Faqden, Using MIT Artificial Intelligence Research, Aims to Turn Mobile Phone Into Vocab Coach for SAT Prep
Looking back on my SATs, I felt like I might have been at a disadvantage having prepped for the test with a book, as opposed to a living, breathing coach or instructor with a bit more personalization.
Sunnyvale, CA-based Faqden, whose founding team includes Harvard and MIT alums, has set its sight on combining the best things you can get from a book and from a teacher. It’s all coming together in a mobile app that it calls IntelliVocab.
The app quizzes users on vocabulary terms but offers the more interactive, tailored experience of personal coach. It has versions on the iPhone for SAT, GRE, and GMAT, and is also available on the Android platform.
IntelliVocab works by using research from the MIT Computer Science and Artificial Intelligence Laboratory and MIT Web Semantics Labs to profile users to figure out how advanced they are already in their vocabulary, says founder Irfan Mohammed. Each of their answers to initial vocab questions develops this profile. The app processes this information, and uses it to determine the type of repetition and frequency of questions that would be best suited to the user’s learning style. It also can also decide which format of question—synonyms, antonyms, fill-in-the-blanks, or straight definitions—the user best responds to for learning the word.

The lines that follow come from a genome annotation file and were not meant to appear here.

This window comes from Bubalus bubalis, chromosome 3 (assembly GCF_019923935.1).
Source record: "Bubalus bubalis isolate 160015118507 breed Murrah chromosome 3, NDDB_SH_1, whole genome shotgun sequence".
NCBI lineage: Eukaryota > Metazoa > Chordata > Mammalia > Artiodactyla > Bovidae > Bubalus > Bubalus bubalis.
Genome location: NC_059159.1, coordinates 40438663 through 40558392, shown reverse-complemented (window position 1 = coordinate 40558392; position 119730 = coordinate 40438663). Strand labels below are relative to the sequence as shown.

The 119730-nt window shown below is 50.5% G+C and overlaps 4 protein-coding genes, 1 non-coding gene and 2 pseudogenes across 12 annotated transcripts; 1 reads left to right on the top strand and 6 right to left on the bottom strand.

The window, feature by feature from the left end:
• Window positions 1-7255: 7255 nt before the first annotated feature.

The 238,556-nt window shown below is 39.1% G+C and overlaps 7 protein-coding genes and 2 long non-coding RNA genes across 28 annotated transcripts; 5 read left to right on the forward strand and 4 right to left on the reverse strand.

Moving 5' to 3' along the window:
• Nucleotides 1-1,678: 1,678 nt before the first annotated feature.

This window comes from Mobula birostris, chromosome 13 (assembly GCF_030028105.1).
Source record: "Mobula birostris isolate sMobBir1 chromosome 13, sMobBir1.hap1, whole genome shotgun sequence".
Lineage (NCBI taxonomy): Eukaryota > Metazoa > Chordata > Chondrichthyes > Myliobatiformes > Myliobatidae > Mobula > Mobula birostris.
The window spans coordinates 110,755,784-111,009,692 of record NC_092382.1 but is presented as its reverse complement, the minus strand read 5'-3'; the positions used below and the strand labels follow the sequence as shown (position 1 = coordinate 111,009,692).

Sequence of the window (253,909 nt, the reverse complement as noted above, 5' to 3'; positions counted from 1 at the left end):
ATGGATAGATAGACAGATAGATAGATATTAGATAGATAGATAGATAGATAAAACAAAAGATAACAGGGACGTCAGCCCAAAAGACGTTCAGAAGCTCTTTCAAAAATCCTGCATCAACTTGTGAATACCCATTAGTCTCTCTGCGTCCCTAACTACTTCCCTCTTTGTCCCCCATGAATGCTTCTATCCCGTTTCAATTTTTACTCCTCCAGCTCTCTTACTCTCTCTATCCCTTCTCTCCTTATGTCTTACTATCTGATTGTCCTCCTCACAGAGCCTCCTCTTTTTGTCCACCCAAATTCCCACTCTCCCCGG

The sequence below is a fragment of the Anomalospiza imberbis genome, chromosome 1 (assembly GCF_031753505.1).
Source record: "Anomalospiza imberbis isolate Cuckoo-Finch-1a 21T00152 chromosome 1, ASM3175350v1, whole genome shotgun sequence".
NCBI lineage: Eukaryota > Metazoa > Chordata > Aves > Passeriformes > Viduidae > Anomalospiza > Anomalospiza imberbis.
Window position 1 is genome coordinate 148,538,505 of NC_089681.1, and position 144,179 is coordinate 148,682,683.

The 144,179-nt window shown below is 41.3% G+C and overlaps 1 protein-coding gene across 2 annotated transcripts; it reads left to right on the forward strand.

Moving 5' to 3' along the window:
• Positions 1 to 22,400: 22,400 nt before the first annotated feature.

Faqden is also using its technology to develop an app aimed at helping professionals prepare for interviews for high tech jobs and one for helping users learn Latin, says Mohammed, who completed a joint master’s degree in management and engineering at MIT this year. He took a six-month break from MIT to work at the San Francisco-based mobile app design and development firm Sourcebits.
“We’re re-skinning the app and targeting new markets,” Mohammed says.
The firm has about 200,000 registered users in its database for IntelliVocab, which hit app stores earlier this year. The application is currently free, but will upgrade to “freemium” model sometime September, requiring users to pay for any words beyond the first 100, says Mohammed.
The education apps aren’t Faqden’s only mobile business opportunity. The company is also developing mobile versions of existing Web apps like Basecamp, for the iPad, as part of an enterprise-focused business unit.